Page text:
World Bank Group Supports Budget Management and Fiscal Transparency as Sierra Leone Responds to the Ebola Crisis
WASHINGTON, December 17, 2014—The World Bank Group’s Board of Executive Directors today approved a US$30 million grant to support the Government of Sierra Leone in its efforts to respond to the unprecedented challenges posed by the Ebola crisis.
Today’s financing includes a US$10 million grant from the World Bank Group’s International Development Association’s (IDA)* Crisis Response Window (CRW), which is designed to help low-income IDA countries recover from severe disasters and crises.
The Emergency Economic and Fiscal Support Operation will support Sierra Leone as it seeks to bring the Ebola epidemic under control by strengthening government budget management and reducing fiscal risks heightened by the crisis.
“The advent of the Ebola virus in May 2014 and the subsequent acceleration of the outbreak in late July have put extraordinary strain on the country,” said Francis Ato Brown, World Bank Country Manager for Sierra Leone. “This operation will benefit the people of Sierra Leone and the global community by minimizing the economic impact of the outbreak and thereby improving prospects for jobs, growth and other livelihood enhancing activities.”
Since the escalation of the Ebola epidemic in mid-2014, the country has put significant budget resources into battling the epidemic, placing at risk, the progress made in recent years to stabilize the country’s fragile economy.
The operation supports efforts by the Ministry of Finance and Economic Development to establish a formal hazard payment system for the growing number of clinical and non-clinical health workers responding to the Ebola crisis.
The operation also supports Government efforts to strengthen cash management and reduce budgetary financing costs, with a view to ensuring a consistent flow of budget resources to service delivery agencies.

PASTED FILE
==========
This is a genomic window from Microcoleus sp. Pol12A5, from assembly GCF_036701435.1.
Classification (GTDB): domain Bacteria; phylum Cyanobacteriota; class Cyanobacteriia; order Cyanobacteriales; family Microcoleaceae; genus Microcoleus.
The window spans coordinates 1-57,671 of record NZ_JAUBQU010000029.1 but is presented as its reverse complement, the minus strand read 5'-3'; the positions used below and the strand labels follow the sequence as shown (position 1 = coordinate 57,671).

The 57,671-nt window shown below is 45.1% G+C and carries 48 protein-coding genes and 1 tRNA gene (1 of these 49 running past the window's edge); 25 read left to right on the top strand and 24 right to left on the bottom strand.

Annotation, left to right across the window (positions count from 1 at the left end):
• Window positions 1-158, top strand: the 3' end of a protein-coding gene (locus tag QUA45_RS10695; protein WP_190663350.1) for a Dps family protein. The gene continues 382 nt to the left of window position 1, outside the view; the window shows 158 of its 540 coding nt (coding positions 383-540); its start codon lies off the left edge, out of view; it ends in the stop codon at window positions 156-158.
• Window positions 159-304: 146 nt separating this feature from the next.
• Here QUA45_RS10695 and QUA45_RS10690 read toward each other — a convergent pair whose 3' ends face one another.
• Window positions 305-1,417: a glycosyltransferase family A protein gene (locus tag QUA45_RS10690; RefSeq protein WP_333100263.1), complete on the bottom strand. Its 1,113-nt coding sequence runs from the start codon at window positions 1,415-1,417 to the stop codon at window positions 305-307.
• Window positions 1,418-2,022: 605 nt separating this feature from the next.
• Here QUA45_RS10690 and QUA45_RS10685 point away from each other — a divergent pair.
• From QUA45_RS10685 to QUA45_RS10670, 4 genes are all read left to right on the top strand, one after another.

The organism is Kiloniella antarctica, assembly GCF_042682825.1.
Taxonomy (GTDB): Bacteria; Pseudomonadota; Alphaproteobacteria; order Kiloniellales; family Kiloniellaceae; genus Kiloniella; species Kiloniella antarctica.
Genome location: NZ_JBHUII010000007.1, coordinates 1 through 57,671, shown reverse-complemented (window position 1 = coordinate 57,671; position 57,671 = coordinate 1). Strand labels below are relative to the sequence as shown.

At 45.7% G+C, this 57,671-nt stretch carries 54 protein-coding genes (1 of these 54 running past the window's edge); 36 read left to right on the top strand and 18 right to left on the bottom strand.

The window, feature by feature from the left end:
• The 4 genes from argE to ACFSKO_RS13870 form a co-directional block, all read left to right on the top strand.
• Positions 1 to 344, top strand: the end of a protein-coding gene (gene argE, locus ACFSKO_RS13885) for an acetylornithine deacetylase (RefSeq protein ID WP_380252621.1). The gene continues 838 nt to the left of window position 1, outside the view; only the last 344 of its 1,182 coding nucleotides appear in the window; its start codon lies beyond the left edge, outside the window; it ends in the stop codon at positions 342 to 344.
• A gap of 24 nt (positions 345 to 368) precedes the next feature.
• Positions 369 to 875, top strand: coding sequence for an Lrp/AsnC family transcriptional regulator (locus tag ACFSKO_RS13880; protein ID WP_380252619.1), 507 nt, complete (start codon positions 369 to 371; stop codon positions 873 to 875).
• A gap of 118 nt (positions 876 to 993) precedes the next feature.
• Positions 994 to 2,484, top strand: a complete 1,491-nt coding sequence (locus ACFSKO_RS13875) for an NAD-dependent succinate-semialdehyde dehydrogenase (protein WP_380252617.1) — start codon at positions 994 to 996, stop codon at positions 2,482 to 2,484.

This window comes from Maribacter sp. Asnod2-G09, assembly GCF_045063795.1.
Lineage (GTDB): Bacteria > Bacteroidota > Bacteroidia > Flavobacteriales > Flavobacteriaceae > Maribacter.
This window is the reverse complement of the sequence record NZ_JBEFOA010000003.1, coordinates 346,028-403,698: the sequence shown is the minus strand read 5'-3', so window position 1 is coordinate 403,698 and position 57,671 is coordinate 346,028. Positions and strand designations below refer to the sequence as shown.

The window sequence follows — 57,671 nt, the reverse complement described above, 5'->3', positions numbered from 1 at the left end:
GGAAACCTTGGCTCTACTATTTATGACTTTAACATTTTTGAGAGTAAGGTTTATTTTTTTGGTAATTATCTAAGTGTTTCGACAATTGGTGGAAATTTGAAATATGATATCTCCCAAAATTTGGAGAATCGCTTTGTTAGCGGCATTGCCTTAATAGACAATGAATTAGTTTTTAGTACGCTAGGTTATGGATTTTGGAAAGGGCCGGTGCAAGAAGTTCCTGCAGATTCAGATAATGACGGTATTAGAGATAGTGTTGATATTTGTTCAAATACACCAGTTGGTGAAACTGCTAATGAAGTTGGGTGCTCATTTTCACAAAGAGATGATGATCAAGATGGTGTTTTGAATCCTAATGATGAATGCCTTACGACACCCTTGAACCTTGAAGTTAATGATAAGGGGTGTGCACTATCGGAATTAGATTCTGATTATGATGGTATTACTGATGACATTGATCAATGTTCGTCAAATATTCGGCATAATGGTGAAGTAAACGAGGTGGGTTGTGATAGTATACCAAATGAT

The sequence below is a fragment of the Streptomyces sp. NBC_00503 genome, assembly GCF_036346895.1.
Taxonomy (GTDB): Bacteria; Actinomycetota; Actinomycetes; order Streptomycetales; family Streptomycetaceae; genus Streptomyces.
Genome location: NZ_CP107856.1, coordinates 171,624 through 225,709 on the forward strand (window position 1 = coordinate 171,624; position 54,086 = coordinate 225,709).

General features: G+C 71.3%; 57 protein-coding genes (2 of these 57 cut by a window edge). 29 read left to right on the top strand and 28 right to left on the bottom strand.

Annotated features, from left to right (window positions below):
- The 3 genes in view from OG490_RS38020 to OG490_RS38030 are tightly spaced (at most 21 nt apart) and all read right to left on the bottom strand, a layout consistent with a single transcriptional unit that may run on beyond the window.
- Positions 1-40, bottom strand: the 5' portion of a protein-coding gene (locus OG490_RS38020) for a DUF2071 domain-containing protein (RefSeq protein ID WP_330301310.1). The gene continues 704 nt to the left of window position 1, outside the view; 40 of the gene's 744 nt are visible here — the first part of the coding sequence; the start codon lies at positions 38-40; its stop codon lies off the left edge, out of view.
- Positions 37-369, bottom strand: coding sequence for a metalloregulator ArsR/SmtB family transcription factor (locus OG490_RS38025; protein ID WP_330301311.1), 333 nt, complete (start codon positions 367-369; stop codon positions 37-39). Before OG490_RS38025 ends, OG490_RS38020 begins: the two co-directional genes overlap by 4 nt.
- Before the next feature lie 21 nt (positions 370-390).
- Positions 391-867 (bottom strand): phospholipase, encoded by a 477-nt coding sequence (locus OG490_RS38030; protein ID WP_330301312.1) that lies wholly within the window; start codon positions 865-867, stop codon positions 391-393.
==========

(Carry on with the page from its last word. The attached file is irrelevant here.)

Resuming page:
“The deepening of the Ebola epidemic has altered government priorities putting many of the medium term public financial management reforms on hold,” said Cyrus Talati, World Bank Task Team Leader for the operation. “This funding responds to an urgent request from the government for help to finance the 2014 budget, which has had to contend with both falling revenues as a result of Ebola and higher spending needs to respond to the epidemic.”
The World Bank Group is mobilizing nearly $1 billion in financing for the countries hardest hit by the Ebola crisis. This includes $518 million in IDA financing for the emergency response, and at least $450 million from IFC, a member of the World Bank Group, to enable trade, investment and employment in Guinea, Liberia and Sierra Leone. The $518 million is helping the three countries provide treatment and care, contain and prevent the spread of infections, help communities cope with the economic impact of the crisis, and improve public health systems.
The Emergency Economic and Fiscal Support operation is consistent with the government’s Ebola response plan and the Agenda for Prosperity which sets out Sierra Leone’s vision of an inclusive, green and middle-income country by 2035.
*The World Bank’s International Development Association (IDA), established in 1960, helps the world’s poorest countries by providing grants and low to zero-interest loans for projects and programs that boost economic growth, reduce poverty and improve poor people’s lives. IDA is one of the largest sources of assistance for the world’s 77 poorest countries, 39 of which are in Africa. Resources from IDA bring positive change for 2.8 billion people living on less than $2 a day. Since 1960, IDA has supported development work in 112 countries. Annual commitments have averaged about $18 billion over the last three years, with about 50 percent going to Africa.
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